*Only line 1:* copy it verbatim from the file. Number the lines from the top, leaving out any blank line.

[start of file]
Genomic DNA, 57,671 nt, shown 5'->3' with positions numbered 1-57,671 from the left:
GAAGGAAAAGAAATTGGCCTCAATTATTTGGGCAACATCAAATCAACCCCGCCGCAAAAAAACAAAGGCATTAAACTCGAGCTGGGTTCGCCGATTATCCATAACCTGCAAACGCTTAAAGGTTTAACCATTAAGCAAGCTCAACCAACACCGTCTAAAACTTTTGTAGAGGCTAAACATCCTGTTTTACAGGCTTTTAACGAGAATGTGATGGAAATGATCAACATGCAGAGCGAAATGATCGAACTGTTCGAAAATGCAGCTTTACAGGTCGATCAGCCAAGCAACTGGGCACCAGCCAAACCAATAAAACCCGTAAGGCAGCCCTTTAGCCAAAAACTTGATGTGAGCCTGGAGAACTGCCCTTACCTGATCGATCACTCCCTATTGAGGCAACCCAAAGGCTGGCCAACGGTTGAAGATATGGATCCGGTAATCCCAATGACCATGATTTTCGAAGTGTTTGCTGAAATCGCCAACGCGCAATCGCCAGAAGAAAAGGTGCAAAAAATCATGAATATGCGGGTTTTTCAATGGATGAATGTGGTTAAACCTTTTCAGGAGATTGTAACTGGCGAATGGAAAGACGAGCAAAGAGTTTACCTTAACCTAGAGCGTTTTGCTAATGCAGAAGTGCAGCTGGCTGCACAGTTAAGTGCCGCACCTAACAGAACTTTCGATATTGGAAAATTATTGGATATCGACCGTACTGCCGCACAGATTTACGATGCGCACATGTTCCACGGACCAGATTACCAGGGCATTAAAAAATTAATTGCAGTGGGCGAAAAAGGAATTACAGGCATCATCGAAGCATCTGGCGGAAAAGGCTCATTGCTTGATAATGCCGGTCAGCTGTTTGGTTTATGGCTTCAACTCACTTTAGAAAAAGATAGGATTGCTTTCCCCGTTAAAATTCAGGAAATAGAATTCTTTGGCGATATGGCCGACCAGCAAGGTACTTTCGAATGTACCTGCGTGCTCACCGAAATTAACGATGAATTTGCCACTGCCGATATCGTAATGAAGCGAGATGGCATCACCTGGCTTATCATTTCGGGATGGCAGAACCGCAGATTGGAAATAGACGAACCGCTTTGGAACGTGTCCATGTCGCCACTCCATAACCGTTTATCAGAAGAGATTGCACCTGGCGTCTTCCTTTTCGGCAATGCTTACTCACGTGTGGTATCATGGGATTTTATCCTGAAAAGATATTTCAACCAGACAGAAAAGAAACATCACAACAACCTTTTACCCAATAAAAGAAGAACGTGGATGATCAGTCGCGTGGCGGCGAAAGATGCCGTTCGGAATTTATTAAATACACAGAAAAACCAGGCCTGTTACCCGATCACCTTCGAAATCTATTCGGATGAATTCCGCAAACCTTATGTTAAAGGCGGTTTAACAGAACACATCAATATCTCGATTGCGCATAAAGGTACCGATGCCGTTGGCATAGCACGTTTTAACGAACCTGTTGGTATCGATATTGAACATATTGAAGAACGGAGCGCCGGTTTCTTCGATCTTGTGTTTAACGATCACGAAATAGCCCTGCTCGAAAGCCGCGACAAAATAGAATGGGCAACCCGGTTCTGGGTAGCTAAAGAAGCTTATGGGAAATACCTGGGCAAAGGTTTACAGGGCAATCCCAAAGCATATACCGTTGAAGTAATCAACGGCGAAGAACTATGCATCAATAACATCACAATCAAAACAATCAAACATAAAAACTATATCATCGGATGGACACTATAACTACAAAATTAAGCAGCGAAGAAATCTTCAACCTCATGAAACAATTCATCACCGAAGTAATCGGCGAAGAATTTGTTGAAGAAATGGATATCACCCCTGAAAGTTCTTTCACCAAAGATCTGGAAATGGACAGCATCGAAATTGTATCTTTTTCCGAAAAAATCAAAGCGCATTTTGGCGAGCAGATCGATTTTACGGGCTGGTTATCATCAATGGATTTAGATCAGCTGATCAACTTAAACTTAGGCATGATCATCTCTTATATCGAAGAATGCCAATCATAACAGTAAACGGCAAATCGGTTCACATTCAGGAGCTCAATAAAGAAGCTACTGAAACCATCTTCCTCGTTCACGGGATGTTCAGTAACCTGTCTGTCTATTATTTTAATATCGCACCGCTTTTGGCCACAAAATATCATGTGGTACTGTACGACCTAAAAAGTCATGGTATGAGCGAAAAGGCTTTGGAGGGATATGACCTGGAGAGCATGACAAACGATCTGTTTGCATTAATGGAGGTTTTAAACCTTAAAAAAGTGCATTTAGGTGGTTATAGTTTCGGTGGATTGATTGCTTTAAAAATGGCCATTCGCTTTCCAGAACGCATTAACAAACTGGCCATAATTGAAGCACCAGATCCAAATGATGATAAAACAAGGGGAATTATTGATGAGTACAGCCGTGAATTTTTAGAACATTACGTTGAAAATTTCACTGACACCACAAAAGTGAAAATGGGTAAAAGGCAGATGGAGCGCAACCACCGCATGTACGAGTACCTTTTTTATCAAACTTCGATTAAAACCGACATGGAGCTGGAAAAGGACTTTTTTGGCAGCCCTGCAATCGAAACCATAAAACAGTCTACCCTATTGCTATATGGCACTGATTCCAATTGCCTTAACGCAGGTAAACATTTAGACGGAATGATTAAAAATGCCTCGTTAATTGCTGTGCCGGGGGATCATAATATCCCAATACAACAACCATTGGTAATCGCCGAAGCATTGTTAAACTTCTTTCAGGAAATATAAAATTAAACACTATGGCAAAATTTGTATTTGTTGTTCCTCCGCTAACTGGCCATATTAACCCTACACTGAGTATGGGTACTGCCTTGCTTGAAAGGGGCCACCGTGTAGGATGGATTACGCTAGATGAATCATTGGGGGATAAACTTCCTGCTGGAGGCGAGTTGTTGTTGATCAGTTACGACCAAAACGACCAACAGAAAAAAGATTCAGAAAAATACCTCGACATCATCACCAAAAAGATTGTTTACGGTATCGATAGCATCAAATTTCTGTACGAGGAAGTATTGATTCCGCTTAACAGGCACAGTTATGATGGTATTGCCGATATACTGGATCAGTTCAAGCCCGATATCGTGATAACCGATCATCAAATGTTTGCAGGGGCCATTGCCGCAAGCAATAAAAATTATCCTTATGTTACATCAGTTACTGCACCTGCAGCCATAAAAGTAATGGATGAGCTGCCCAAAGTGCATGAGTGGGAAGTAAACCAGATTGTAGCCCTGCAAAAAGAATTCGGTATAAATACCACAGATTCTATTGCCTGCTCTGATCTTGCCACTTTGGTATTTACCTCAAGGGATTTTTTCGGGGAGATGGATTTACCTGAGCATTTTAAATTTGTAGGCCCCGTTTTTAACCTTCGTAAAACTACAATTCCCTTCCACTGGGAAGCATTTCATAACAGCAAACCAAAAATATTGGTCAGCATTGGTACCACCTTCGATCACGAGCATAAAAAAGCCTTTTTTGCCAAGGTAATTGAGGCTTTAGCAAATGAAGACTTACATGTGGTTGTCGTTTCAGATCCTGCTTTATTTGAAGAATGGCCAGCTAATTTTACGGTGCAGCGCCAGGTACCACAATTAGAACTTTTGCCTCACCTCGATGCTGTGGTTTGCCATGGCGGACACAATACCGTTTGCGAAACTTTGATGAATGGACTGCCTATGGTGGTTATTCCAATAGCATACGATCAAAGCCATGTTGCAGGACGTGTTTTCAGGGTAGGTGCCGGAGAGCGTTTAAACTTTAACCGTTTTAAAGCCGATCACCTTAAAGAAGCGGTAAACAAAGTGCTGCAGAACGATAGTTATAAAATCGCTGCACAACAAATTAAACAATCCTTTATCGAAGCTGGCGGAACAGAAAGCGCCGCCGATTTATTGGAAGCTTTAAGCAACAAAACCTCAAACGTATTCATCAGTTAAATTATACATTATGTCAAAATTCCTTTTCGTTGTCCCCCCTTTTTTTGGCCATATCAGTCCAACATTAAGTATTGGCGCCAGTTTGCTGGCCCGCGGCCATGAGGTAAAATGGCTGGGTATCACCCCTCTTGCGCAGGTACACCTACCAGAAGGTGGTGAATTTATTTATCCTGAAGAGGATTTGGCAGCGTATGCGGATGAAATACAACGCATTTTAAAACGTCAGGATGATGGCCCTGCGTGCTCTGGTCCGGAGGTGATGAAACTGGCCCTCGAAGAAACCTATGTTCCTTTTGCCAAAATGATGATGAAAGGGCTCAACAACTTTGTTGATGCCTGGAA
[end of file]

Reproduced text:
Genomic DNA, 57,671 nt, shown 5'->3' with positions numbered 1-57,671 from the left: